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Google News & Analysis

Marketers Are Mastering Digital Advertising, Adobe Suggests

Adobe's fourth quarter 2014 Digital Advertising Report shows digital advertising is becoming increasingly efficient — and that smart advertisers understand the nuances of customer behaviors, including the top days of the week for search.

The report analyzed search and social media data and trends around Google, Yahoo/Bing and Facebook. It's based on more than 500 billion Google and Yahoo Bing ad impressions and some 400 billion Facebook post impressions gathered throughout 2014.

The key take-aways:

  • Google Shopping Ads grew dramatically over the holiday season as expected, outperforming text ads eight times over.
  • Digital advertising continues to become more efficient with click-through-rates (CTRs) growth outpacing cost-per-click (CPC) growth.
  • Certain days of the week are better than others for certain ads — for example, Sunday is best for mobile ads, Monday for desktop ads and Friday for Facebook ads.
  • Despite a change in Facebook's algorithm that forced businesses to buy more ads, retailers still turned to Facebook during the holiday season to drive sales.

News Bites: Celum, Xerox, Google, Oracle, More

The latest in processing, collaborating, sharing, restoring, understanding, integrating, expanding and joining from the Spinach Capital, the West's Most Western Town, Oyster Town, The Land of Milk and Honey, the Birthplace of Aviation, Powder City and the City in a Garden.

Google, VMware Partner for Hybrid Cloud Computing

Google announced today that it has inked a new partnership deal with VMware that should give its public cloud services a considerable boost in the enterprise.

According to a statement issued by the two companies, VMware is making four Google cloud services available to enterprise customers through its vCloud Air hybrid cloud. The services include Big Query analytics, Google Cloud Storage, as well as Google Datastore and DNS services.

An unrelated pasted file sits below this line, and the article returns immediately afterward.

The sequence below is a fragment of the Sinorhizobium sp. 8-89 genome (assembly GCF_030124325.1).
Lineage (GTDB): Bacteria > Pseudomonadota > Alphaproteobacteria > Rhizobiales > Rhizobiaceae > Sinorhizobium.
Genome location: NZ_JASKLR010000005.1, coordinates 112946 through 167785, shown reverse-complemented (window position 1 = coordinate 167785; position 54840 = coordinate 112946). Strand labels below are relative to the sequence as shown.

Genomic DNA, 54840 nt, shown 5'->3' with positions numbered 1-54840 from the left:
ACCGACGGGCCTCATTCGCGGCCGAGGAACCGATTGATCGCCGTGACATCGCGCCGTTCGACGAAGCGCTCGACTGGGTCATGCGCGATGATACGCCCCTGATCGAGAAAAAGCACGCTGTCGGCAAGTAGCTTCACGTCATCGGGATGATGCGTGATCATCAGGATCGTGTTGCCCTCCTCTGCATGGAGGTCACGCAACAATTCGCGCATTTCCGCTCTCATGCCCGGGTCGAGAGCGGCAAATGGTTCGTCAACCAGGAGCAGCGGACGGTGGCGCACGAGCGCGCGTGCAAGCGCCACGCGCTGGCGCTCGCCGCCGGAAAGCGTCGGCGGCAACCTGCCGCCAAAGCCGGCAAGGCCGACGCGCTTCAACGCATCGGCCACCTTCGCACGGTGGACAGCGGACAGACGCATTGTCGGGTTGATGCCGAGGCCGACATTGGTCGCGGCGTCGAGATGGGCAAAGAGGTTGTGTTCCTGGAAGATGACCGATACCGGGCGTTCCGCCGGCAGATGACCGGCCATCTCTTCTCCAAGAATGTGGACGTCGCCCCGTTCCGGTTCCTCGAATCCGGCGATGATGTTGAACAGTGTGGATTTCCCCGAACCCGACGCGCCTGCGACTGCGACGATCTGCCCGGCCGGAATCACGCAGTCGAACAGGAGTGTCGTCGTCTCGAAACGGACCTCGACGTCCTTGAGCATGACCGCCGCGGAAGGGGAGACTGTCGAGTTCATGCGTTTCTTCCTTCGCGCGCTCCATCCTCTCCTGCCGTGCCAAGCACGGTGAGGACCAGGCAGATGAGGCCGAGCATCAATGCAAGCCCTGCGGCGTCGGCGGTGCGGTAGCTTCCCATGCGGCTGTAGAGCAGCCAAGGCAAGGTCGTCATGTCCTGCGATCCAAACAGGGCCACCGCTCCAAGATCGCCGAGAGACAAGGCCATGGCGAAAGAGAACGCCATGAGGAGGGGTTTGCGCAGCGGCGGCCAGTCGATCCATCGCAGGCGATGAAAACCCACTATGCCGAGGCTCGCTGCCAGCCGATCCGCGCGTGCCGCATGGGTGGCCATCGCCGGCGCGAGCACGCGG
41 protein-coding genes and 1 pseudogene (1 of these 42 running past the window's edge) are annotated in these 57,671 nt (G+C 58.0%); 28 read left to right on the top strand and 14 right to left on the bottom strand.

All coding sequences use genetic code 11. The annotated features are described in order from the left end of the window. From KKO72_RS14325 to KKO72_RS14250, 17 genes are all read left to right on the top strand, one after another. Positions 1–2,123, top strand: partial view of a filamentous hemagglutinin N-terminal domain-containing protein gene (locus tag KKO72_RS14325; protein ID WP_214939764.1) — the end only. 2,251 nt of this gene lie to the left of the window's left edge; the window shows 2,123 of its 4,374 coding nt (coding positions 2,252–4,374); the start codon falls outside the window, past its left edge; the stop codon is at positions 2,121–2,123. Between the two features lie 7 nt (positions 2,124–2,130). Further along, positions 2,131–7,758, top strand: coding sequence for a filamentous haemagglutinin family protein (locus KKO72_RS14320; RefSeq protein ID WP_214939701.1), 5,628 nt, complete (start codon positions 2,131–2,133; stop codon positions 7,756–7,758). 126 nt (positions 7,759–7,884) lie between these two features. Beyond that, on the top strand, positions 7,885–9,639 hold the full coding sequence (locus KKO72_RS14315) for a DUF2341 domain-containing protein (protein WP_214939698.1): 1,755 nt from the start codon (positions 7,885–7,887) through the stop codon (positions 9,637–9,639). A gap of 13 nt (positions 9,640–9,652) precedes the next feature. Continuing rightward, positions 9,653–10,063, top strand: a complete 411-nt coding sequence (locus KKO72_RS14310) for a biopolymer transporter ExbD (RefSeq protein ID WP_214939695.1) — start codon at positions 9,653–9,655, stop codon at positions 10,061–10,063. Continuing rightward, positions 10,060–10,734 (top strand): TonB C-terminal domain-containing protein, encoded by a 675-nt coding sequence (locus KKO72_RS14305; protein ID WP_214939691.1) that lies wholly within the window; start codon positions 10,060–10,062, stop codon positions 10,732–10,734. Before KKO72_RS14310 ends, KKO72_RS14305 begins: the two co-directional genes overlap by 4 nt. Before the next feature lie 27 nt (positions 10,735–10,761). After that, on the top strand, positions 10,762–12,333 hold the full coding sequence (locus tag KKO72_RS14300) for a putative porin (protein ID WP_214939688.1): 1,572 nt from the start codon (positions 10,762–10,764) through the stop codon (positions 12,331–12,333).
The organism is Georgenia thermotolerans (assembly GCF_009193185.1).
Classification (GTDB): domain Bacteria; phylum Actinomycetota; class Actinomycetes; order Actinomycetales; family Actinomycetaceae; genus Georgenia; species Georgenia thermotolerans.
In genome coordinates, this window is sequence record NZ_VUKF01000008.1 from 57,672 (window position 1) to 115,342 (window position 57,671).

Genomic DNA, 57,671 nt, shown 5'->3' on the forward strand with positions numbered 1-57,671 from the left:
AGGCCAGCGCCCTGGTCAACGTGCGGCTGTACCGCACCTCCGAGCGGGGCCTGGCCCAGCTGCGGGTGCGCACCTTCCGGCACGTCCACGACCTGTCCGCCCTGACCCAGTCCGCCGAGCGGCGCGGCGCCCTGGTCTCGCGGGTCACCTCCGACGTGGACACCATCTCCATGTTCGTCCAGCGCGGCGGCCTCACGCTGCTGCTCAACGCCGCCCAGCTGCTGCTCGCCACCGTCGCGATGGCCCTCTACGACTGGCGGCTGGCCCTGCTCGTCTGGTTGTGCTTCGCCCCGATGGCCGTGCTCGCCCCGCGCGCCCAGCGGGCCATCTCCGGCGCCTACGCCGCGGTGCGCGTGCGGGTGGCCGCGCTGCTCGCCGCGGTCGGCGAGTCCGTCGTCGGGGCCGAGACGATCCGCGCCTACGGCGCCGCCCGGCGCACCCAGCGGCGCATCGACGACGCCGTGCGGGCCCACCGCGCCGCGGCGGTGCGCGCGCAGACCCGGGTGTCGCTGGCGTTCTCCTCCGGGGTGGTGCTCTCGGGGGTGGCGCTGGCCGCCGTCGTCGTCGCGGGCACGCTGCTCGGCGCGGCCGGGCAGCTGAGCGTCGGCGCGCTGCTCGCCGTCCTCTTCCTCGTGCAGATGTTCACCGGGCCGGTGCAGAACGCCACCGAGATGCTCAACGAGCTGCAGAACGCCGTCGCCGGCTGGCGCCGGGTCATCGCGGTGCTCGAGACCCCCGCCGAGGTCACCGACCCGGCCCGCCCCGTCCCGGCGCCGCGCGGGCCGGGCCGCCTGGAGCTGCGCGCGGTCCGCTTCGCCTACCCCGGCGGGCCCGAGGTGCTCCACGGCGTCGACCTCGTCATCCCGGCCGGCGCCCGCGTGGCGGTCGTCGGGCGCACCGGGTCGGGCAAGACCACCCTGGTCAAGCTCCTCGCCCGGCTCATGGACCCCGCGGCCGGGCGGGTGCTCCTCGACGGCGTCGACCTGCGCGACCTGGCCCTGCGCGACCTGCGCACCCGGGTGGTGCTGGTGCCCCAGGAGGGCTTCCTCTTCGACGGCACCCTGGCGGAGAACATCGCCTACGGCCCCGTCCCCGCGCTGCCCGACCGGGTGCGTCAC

Google Takes on the Tower of Babel

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If you have ever used the Google Translate tool to translate text from one language to another, you will know that it is limited. However, Google announced this week that it was not only improving the service, but that it was also offering translations in real time through Android and iOS devices.

TheTranslate app already lets you take a photo of text and get a rendition of it in one of 35 languages. This next step forward will allow users to take snap shots of street signs with a phone camera and have them translated into another language automatically, with the translated text layered the original photo.

More Cash for Tech Workers in Silicon Valley Antitrust Lawsuit

Apparently, $324.5 million wasn't enough.

Former tech workers at major Silicon Valley companies could cash in on an antitrust lawsuit settlement for even more money than an earlier deal that was already was the largest of its kind.

The 64,000 or so former employers of Adobe Systems, Intel Corporation, Apple and Google, Inc. have reached another settlement with the tech giants, according to a Jan. 13 letter from a Google attorney to the San Francisco-based US Ninth Circuit Court of Appeals.

Workers claim in the lawsuit the tech companies illegally agreed not to call each other's employees.

Google Price Cuts, Amazon Restructuring Shake Up the Cloud

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An information technology research firm has announced a decline in its cloud price index (CPI), attributing the fall to price cuts at Google and reductions of up to 43 percent on bandwidth by Amazon Web Services (AWS).

451 Research's Cloud Price Index fell 1.32 percent over the past eight weeks to $2.53 at the start of December due to price cuts of up to 79 percent by Google and the AWS restructuring. The London-based research firm created its cloud pricing index last month.

Is Gmail Google's Way to the Future?

Google wants you to keep your files on Google Drive and for you to spend more time in Gmail. So it's raising its game and your experience to help make that happen.

And this is no small deal for Google. The internet sweetheart is suddenly being squeezed by competition on all sides. On one end, it seems that more and more people are going straight to Amazon when searching for products (ComScore says that Amazon’s desktop search queries were up 47 percent between September 2013 and September 2014), which is hurting Google’s core ad search business. And, on the other end, Facebook is not only beginning to woo mobile marketing dollars away, but it may also be in a better position to leverage video in its News Feed.

Can Facebook Crack Search - Without Bing?

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Facebook has quietly stopped including Microsoft Bing search results on its social networking site, Reuters first confirmed. Instead, the social network has revamped its own search offering with a new tool it claims makes it easier for users to filter and search through comments and other information from friends.

On one hand users might find the change limiting. Now, when they use the search bar they are not taken outside of Facebook for results. On the other, the tool is more robust than previous Facebook offerings — and besides, there is always Google for straightforward search.